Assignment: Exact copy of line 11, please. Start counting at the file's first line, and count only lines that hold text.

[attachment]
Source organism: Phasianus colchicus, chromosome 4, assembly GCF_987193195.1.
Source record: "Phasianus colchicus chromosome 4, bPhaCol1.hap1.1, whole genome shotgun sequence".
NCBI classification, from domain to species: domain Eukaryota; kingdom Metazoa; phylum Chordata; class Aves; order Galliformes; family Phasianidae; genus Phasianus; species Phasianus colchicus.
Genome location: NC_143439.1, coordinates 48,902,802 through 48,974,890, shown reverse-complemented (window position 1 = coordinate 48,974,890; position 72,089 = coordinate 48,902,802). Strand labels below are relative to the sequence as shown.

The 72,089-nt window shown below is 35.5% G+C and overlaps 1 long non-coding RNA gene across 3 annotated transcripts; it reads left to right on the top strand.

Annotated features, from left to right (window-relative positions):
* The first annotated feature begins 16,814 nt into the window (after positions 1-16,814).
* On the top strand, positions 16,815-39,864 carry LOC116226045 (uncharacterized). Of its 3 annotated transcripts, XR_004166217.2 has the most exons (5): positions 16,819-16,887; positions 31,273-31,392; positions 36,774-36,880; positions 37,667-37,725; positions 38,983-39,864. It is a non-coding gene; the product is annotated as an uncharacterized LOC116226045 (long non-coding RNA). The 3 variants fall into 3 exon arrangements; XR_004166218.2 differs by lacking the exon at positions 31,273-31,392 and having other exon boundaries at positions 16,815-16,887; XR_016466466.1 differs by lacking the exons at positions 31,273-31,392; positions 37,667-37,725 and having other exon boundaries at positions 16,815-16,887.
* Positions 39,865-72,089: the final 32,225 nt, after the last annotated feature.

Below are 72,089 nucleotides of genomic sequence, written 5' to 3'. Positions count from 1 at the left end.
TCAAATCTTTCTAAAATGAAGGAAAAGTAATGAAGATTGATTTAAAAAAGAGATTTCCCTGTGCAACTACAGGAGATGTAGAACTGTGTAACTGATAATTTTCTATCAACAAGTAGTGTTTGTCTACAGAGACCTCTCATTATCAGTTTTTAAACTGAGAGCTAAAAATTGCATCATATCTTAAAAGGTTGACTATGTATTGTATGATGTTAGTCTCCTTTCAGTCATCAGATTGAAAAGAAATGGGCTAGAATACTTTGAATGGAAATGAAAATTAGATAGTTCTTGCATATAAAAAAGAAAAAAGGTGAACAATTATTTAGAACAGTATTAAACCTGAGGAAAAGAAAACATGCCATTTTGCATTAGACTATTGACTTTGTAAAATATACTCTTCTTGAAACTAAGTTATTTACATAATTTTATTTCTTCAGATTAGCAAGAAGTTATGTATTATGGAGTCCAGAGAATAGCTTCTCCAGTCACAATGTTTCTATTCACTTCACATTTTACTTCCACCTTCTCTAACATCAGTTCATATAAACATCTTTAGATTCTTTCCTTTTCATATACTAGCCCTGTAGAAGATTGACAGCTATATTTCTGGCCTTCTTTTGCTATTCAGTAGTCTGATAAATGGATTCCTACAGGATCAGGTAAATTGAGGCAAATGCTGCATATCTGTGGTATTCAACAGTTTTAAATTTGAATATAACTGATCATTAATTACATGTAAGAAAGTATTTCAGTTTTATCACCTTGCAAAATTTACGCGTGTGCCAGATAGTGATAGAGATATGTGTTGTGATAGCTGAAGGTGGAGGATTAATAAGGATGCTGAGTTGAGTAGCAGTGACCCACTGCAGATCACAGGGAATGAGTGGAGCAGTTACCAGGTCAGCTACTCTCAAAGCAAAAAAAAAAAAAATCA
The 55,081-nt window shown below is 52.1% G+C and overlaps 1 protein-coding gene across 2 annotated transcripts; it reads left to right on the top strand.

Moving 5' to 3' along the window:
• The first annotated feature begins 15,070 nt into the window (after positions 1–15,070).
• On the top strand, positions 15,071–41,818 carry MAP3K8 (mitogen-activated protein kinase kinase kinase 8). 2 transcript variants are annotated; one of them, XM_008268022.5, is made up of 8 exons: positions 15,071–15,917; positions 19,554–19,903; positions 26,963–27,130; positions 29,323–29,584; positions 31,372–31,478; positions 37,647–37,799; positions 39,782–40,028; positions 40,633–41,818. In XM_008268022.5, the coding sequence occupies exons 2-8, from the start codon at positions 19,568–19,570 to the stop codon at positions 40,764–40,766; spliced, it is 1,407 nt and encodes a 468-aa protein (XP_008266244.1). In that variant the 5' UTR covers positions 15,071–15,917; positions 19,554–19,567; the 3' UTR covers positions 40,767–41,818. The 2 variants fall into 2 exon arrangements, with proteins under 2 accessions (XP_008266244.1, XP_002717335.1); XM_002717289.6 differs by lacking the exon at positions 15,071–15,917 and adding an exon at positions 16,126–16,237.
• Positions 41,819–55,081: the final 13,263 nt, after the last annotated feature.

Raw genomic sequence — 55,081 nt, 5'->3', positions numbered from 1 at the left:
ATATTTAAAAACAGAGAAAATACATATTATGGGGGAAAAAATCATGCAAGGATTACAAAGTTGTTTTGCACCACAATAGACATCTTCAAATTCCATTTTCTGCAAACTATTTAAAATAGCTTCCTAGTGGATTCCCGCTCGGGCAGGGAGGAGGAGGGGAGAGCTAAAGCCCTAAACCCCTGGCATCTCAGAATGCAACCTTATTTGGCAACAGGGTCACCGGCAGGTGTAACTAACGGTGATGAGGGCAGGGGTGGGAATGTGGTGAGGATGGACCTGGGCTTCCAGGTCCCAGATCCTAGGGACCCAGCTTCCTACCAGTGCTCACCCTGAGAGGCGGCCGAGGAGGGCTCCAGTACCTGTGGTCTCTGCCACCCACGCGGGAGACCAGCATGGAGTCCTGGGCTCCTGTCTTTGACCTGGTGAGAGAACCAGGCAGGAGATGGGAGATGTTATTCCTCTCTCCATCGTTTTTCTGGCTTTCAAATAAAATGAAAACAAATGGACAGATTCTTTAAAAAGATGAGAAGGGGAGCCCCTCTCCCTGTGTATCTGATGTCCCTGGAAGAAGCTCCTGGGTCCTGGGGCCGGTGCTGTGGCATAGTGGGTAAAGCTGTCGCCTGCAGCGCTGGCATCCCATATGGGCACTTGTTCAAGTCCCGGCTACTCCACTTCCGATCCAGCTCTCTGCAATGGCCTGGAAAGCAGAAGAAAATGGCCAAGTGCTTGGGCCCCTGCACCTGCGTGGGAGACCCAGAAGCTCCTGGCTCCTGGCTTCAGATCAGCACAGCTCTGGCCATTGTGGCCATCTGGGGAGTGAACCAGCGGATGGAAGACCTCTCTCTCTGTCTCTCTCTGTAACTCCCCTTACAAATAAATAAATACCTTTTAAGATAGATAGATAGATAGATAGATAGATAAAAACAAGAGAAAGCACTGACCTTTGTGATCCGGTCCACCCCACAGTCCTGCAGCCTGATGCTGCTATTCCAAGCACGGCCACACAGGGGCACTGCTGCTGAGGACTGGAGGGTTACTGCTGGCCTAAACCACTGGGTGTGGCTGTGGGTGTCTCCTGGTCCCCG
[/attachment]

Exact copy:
TCAAATCTTTCTAAAATGAAGGAAAAGTAATGAAGATTGATTTAAAAAAGAGATTTCCCTGTGCAACTACAGGAGATGTAGAACTGTGTAACTGATAATTTTCTATCAACAAGTAGTGTTTGTCTACAGAGACCTCTCATTATCAGTTTTTAAACTGAGAGCTAAAAATTGCATCATATCTTAAAAGGTTGACTATGTATTGTATGATGTTAGTCTCCTTTCAGTCATCAGATTGAAAAGAAATGGGCTAGAATACTTTGAATGGAAATGAAAATTAGATAGTTCTTGCATATAAAAAAGAAAAAAGGTGAACAATTATTTAGAACAGTATTAAACCTGAGGAAAAGAAAACATGCCATTTTGCATTAGACTATTGACTTTGTAAAATATACTCTTCTTGAAACTAAGTTATTTACATAATTTTATTTCTTCAGATTAGCAAGAAGTTATGTATTATGGAGTCCAGAGAATAGCTTCTCCAGTCACAATGTTTCTATTCACTTCACATTTTACTTCCACCTTCTCTAACATCAGTTCATATAAACATCTTTAGATTCTTTCCTTTTCATATACTAGCCCTGTAGAAGATTGACAGCTATATTTCTGGCCTTCTTTTGCTATTCAGTAGTCTGATAAATGGATTCCTACAGGATCAGGTAAATTGAGGCAAATGCTGCATATCTGTGGTATTCAACAGTTTTAAATTTGAATATAACTGATCATTAATTACATGTAAGAAAGTATTTCAGTTTTATCACCTTGCAAAATTTACGCGTGTGCCAGATAGTGATAGAGATATGTGTTGTGATAGCTGAAGGTGGAGGATTAATAAGGATGCTGAGTTGAGTAGCAGTGACCCACTGCAGATCACAGGGAATGAGTGGAGCAGTTACCAGGTCAGCTACTCTCAAAGCAAAAAAAAAAAAAATCA